There is a story about a man who wanted to see both heaven and hell. "I'll show you hell,"said the Lord, and they went into a room which had a large pot of stew in the middle. The smell floated through the air and caressed the man's nose. But around the pot sat a bunch of desperate, thin, grumbling people who were starving. All were holding spoons with very long handles which reached into the pot, but because the handle of the spoon was longer than their arm, it was impossible to get the stew into their mouths. Their suffering was terrible. "Now I will show you heaven," said the Lord, and they went into an identical room as the first one. There was a similar pot of delicious stew and the people had the same long-handled spoons, but were well-nourished, talking, happy, and thankful. At first the man didn’t understand. "It is simple,” said the Lord: "You see, they have learned to feed each other." Giving and sharing can be a bit of heaven on earth.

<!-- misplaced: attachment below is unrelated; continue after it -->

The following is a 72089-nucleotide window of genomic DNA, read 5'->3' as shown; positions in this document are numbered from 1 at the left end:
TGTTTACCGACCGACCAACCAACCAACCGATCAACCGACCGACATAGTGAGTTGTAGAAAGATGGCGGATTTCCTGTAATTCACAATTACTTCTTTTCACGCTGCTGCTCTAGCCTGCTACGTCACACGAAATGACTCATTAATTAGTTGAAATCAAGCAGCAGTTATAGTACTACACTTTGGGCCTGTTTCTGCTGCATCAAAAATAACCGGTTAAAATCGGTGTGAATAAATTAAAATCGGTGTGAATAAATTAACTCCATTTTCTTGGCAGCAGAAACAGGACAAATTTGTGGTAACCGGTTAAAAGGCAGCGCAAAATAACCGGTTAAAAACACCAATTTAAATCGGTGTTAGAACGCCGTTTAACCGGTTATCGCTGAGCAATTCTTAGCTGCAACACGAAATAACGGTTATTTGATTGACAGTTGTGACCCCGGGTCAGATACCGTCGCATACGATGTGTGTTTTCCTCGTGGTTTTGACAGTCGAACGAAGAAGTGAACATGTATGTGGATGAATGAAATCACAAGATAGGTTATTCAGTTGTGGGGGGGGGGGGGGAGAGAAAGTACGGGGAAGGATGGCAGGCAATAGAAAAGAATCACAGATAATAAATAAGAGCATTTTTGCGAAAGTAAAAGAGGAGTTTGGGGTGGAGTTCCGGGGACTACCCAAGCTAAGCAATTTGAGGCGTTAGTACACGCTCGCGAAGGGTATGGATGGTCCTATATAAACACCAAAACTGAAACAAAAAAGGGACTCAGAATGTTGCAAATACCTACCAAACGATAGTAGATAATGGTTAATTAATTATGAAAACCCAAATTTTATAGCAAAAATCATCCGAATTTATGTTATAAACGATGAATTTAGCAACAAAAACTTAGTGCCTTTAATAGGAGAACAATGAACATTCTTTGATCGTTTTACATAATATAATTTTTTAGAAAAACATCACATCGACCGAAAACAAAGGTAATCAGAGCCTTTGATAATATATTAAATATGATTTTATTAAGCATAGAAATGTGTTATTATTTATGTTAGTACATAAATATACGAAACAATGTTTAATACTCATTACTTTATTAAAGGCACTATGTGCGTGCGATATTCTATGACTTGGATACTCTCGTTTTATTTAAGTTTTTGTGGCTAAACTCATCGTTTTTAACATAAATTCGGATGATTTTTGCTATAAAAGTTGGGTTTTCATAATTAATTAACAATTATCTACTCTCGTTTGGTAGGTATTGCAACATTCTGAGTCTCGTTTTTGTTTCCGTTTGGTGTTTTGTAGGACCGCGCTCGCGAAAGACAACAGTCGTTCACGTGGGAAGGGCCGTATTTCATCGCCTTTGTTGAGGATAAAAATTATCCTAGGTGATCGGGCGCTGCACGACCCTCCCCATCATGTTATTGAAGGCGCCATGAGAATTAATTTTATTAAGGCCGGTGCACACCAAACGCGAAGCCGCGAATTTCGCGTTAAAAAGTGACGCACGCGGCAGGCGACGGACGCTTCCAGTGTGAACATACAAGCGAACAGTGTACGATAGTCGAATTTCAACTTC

Our gratitude to God is best expressed in sharing our bounty with others. We give because God has first given to us. And what greater way to express our thanks to God than by giving to others. We say “thanks” to God when we share the first fruits of our labor and support this church's ministry and the ministry of others. We say “thanks” to God when we give a cup of cold water to the thirsty or a piece of bread to the hungry. What more noble virtue could there be than to share our gifts, time, and support for the homeless, the hurting, and the hopeless? Are we not giving thanks to God when we visit someone who is sick or lonely or elderly? And, thanks be to God, are we not making a little patch of heaven right here on this sod where we live? In giving of ourselves we are celebrating the wedding of the two virtues----Thanks and Giving.
So, you see, that ever since God first introduced Gratitude and Charity, they have always been found together. And their marriage has produced the fruit of thankfulness. So, as one poet put it:
Go break to the needy sweet Charity's bread
for giving is living;" the angel said
"and must I be giving again and again?"
My peevish and pitiless answer ran.
"Oh" no,," said the angel" piercing me through
"Just give till the Master stops giving to you."